But I want to ask you something, how is it possible that there are some (few) sellers, also known enough here on the forum, that are able to offer a more or less wide range of tea products from organic or low pesticide tea garden garden, whether it's Japanese green teas rather than Taiwanese oolong teas or pu-erh Chinese teas, and other vendors (the majority) that offer a more or less wide range of tea, but that none of these comes from organic or low pesticide tea garden garden.
It would seem then, that they are only two potential solutions, or the first lie, or seconds do not want to/can not offer such products.
In Japan and Taiwan it may be easier as both are modern countries, where people have access to good education and are wealthy enough to care about those issues, and chances are higher that when something that is offered as organic is indeed so. Nevertheless, if you look at the Fukushima power plant scandal, you still see that there is still much lacking in regards to environmental issues and transparency.
In China though - you can just hope that organic is organic indeed. There is a higher chance that when leaves from Pu Erh teas come from wild trees in far off gardens that they are indeed organic. But there is no real control. With boutique teas there is a higher chance that individual vendors and producers have more personal control over this. But teas will still go through factories to process. There is a higher chance that a producer, or vendor (if it his production) can find a factory whose standards of hygiene might be higher. But there is no guarantee.
In any of the larger factory teas there just is no guarantee at all. A vendor might visit a factory, but just cannot control the finished product, or guarantee that leaves are indeed from organic gardens. Often you cannot even trust that when a tea is labeled from a particular area, that leaves from that area are indeed used, and not only a small percentage, and the remainder from wherever the leaves were cheap.
In any of the stages of production there might be insects crawling into the leaves, a worker might smoke a cigarette while sorting the leaves, or chew on some sunflower seeds. Don't forget - China might be booming, but it still is a developing country with glaring discrepancies of wealth distribution and access to education. Hours are long and labor is cheap.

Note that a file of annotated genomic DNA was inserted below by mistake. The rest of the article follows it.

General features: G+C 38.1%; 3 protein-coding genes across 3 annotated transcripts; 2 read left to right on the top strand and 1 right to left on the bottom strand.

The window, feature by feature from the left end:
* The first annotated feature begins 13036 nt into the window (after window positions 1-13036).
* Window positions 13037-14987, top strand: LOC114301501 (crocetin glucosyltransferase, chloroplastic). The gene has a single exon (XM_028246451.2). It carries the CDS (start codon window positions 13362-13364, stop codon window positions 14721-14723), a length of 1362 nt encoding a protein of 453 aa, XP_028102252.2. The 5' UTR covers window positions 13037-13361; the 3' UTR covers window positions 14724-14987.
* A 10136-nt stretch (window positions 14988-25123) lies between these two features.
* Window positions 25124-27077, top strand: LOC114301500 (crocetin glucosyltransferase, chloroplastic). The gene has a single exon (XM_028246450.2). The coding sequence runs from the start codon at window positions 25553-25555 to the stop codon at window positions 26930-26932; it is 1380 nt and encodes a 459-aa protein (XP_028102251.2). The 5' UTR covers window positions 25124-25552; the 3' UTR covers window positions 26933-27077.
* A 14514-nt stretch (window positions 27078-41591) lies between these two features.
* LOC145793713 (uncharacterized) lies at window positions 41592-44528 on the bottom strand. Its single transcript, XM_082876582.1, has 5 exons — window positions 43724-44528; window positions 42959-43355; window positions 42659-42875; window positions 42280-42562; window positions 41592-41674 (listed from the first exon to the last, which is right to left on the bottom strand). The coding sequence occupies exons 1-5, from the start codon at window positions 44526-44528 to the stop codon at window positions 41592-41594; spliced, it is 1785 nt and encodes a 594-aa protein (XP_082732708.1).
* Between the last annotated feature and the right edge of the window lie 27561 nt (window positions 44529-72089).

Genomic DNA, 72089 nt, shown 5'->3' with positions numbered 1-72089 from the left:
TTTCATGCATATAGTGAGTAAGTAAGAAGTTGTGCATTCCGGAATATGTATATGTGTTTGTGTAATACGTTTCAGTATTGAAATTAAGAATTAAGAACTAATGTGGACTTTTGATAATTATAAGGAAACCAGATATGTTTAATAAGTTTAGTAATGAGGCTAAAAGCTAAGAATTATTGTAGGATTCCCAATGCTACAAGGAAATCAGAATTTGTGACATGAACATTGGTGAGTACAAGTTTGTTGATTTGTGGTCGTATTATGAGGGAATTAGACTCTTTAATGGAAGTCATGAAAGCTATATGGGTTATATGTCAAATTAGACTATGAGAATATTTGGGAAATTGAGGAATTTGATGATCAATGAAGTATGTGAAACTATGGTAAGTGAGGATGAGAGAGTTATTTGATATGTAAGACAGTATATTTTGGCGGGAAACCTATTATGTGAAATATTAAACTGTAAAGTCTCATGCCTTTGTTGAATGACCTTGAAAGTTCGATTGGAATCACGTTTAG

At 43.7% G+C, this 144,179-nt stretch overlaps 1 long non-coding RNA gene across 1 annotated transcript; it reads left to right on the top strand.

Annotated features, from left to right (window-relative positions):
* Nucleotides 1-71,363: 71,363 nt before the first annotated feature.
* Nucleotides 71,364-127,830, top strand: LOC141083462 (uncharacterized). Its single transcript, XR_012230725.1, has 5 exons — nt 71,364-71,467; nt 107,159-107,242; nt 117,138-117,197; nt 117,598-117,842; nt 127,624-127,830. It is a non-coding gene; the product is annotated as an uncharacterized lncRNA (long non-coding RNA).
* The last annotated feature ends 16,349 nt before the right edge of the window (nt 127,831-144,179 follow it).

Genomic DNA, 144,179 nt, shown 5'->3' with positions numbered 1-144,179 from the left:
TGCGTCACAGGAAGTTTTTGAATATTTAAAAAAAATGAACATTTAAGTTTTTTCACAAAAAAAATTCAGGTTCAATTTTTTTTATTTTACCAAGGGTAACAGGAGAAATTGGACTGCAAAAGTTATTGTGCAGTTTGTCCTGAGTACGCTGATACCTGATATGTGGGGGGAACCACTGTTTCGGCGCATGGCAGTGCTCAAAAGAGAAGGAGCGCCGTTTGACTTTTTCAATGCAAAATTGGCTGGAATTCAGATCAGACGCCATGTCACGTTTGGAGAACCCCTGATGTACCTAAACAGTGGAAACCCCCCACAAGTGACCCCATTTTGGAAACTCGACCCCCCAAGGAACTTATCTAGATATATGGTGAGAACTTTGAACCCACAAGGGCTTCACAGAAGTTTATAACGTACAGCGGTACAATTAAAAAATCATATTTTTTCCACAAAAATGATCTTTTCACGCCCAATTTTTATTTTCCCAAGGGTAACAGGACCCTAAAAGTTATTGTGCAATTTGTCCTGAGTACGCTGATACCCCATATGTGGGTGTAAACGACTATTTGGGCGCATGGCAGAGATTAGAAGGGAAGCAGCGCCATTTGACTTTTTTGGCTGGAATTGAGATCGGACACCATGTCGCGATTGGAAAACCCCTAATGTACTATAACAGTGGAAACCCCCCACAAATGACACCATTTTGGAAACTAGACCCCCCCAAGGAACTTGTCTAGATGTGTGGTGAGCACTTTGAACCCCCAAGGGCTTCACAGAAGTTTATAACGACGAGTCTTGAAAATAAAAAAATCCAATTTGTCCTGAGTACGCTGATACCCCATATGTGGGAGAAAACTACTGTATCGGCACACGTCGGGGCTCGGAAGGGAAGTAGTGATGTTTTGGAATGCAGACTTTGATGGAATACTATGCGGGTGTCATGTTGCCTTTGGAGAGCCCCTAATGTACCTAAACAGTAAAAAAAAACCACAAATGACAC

Just look how Pu Erh's are produced there. People are hired by farmers to pick the leaves, the leaves are left in the open to dry, transported to factories, where they are stored again in large heaps in warehouses. How can you stop a beetle or a fly getting in the the leaves, or some dirt getting mixed in?
Part of the charm of Chinese teas is that many teas are still hand processed in the traditional way, and not industrially processed.
Anyhow, while there are some Chinese teas that carry the label of organic, all we can do is hoping that this indeed so, as there is no real functioning government enforcement as in Europe (and even there are regular scandals of producers cheating).
The largest market of Chinese teas is not Europe, where there is a high awareness of environmental issues and the advantages of organically produced food, but in China itself, and neighboring countries where there still is little awareness of such issues. It will take time. Also in Europe it took time. When i was a child in the 1970's also in Europe very few people talked about things like "organic".
While these issues are beginning to be discussed in Asia, we are still quite far away from having the necessary regulations and enforcement, or even wide enough awareness in the society to issue such demands on the governments here. People here have more pressing issues - things that people in Europe take for granted nowadays are still luxury in many parts of Asia, such as free education, access to proper health care, etc. Nobody can blame people here if their priorities are somewhat different than in developed countries.